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"We have found the Messias."
HE SAPPHIRE is the precious stone of the second foundation of the New Jerusalem, and sealed with the name of Andrew. The oriental sapphire is an exquisite gem, held in high reputation from its celestial azure and limpid transparency. In lustre and hardness it is surpassed only by the diamond. The ancients were wont to ascribe to it many miraculous virtues, such as being an antidote against the stings of scorpions and adders, and frequently wore it as an amulet. It is enumerated among the Stones of Fire, which Ezekiel the prophet said adorned the King of Tyre; and the same inspired writer describes the appearance of the heavenly throne, which he saw in his vision, as resembling a sapphire stone. Its charming cerulean, so universally admired, and reminding us of the
blue empyrean that arches in limitless expanse in the firmament above us, renders it a fitting symbol of HEAVENLY-MINDEDNESS,—of the undisturbed tranquillity and sweet benign graces that reign in a saintly soul; just as a clear blue sky always betokens fair weather and cheerful sunshine. Blue, it may be observed, is a favorite color of Scripture, and in those days it was one of the most costly dyes in use, and much valued for elegant draperies and royal attire. Placed next in succession to the jasper in the eternal foundations, the sapphire is in beautiful contrast, the pellucid azure of the one being in fine relief with the semiopaqueness and more sober comeliness of the other.
"We have found the Messias !" are the only words recorded of St. Andrew throughout the sacred narratives. This disciple, who lays not much claim to our attention by his sayings, was called by Christ to follow Him while laboring in his lowly avocation of a fisherman, in company with his brother, Simon Peter. The words are few, but they seem to imply two important points; first, that he had been seeking Him who now, thus unexpectedly, manifested himself; and, in the second place, that, so soon as found, he, with
unquestioning faith, instantly believed on Him. "We have found the Messias !" exclaimed he, not I have found Him; for well he knew that the mighty redemption should extend to all those who would receive it; and, leaving his nets, he straightway hastened to acquaint others with the glad tidings. The phrase, by its concise force, seems to indicate the eager delight of his soul, when the light of inspiration, flashing upon him, revealed to his astonished gaze the long-expected Messiah, walking in serene majesty by the Sea of Galilee. No sooner did Jesus speak, than, rejoicing in his unsought election, Andrew imme-* diately, waiting but to bring his brother also to the Saviour, followed Him; and the celestial radiance which then dawned upon him, illumined his rugged path with increasing glory, until, released from the cross of martyrdom, the Morning Star glittered upon his brow.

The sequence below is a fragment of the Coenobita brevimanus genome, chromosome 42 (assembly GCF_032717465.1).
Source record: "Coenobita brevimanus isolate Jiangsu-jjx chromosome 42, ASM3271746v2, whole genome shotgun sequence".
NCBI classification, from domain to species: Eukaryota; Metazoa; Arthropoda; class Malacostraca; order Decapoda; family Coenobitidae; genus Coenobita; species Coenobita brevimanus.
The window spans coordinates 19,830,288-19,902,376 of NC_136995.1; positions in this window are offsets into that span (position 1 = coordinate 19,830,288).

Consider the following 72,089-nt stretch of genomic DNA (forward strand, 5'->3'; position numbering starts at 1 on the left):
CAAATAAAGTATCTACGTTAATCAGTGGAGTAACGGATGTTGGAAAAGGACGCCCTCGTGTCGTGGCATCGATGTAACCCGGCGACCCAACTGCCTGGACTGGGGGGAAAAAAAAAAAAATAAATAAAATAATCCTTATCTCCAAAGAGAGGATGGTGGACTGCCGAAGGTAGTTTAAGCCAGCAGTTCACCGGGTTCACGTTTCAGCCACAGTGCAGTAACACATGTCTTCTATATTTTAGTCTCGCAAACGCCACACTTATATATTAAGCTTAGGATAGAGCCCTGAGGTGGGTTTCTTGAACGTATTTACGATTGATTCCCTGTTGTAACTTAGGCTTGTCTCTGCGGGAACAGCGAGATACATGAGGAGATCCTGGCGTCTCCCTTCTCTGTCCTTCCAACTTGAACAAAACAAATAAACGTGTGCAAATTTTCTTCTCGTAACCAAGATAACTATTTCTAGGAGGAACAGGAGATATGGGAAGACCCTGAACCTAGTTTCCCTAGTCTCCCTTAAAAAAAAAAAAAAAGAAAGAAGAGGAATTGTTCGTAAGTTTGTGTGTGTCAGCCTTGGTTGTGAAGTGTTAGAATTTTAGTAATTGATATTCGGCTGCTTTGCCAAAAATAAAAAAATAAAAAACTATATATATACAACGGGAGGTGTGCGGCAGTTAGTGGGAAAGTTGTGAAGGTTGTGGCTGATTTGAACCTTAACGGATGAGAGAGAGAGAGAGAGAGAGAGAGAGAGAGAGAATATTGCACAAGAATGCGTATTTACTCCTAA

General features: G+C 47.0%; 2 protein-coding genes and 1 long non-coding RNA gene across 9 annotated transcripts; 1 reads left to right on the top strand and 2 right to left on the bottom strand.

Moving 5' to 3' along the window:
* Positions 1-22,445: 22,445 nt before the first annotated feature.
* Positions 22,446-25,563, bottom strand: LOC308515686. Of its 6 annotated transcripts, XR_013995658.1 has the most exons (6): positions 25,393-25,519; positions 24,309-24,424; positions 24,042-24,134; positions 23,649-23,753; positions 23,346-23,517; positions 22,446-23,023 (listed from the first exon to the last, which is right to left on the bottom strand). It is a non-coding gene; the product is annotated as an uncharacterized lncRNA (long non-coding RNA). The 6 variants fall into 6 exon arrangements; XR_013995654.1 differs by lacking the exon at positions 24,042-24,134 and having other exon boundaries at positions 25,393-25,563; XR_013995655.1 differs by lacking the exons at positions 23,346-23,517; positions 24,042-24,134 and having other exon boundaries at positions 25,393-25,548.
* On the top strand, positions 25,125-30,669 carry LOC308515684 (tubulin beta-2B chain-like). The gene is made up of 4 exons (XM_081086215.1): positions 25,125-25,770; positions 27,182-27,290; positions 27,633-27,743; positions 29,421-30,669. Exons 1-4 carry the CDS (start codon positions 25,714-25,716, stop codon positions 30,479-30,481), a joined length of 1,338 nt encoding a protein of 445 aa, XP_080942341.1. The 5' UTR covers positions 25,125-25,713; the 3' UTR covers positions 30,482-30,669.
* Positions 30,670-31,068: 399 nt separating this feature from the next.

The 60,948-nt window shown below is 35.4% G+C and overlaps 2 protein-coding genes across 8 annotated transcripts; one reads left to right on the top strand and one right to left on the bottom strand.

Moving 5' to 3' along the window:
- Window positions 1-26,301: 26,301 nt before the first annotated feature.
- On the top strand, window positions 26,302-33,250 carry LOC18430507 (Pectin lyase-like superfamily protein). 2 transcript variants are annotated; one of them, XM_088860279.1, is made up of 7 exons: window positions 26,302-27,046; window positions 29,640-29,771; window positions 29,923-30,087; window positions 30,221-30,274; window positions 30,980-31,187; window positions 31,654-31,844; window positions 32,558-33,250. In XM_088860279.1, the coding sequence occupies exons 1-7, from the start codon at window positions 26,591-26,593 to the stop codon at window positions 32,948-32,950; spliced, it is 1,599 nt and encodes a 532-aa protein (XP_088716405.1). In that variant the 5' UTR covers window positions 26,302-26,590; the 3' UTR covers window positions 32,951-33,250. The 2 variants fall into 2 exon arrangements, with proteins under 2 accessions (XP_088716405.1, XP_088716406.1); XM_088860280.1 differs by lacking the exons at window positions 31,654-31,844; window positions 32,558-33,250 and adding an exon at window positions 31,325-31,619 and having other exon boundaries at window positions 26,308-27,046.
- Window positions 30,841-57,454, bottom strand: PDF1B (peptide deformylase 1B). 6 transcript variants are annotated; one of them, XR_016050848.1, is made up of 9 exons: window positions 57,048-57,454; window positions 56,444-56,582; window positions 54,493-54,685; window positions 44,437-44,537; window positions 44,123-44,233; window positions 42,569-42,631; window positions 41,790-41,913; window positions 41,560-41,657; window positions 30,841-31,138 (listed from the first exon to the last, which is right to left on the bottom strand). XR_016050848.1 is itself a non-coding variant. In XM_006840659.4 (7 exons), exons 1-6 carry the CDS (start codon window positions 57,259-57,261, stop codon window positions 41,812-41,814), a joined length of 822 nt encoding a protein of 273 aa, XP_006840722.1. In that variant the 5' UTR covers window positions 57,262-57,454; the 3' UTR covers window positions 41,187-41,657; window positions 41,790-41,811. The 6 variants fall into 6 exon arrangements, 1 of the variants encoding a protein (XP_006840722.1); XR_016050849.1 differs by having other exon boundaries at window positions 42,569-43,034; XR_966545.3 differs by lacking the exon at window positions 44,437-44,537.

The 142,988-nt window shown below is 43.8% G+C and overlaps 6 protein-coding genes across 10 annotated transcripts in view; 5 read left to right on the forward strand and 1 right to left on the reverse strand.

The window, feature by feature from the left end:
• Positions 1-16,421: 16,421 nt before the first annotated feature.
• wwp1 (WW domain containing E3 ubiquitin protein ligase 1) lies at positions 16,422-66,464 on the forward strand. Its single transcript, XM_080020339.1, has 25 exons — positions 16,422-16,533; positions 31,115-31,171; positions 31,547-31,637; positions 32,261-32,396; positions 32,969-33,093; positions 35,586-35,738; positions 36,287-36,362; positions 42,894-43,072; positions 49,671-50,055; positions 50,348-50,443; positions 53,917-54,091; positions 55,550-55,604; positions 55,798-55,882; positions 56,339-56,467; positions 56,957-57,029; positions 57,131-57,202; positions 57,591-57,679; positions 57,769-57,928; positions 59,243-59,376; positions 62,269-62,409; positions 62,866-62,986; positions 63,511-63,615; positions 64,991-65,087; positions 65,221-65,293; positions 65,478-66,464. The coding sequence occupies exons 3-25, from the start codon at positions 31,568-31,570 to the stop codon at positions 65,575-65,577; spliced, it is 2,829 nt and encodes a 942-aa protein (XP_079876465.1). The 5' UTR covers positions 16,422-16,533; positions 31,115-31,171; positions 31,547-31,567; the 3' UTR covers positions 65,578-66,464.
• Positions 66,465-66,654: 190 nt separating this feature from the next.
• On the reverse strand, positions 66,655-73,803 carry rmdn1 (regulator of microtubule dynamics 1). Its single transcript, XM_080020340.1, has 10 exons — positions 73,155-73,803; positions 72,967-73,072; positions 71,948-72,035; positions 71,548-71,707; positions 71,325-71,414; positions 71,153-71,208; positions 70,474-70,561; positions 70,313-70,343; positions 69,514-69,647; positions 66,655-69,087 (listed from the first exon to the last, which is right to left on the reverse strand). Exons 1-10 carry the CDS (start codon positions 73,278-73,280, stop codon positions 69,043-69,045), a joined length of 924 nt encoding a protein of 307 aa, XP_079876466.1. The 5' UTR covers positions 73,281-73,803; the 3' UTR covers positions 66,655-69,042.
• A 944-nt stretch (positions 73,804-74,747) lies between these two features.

Said one, whose life had been a course of trusting faith and heavenly-mindedness, "Though I change my place, I shall not change my company; for I have walked with God on earth while living, and after death I shall walk with Him in heaven." "We have found the Messias !" Nay, rather have we been found of Him as was Andrew; for "all
we as sheep have gone astray," and He came to
seek and to save those that are lost.
"O Jesus, Lamb once crucified
To take our load of sins away,
Thine be the hymn that rolls its tide
Along the realms of upper day."
Seek and find us, frail wanderers, Thou Shepherd Divine! and so, whether the meeting and greeting was in an hour of ease or of toil; in an hour of joy or of anguish; in the first, or sixth, or eleventh hour of life, we are safe, safe forevermore, and shall shine in unfading lustre in that grand CoronationDay, when every jewel shall sparkle with immortal light.
A. B. G.
"And confessed that they were strangers and pilgrims on the
HEERFUL, O Lord! at Thy command,
I take my pilgrim's staff in hand,
And go to seek the better land,
I oft shall think, when on my way
"This path hath echoed with His moan,
Hath bruised His blessèd feet."
Fainting and sad along the road,
The hands they fastened to the tree,
The hands that brake the bread,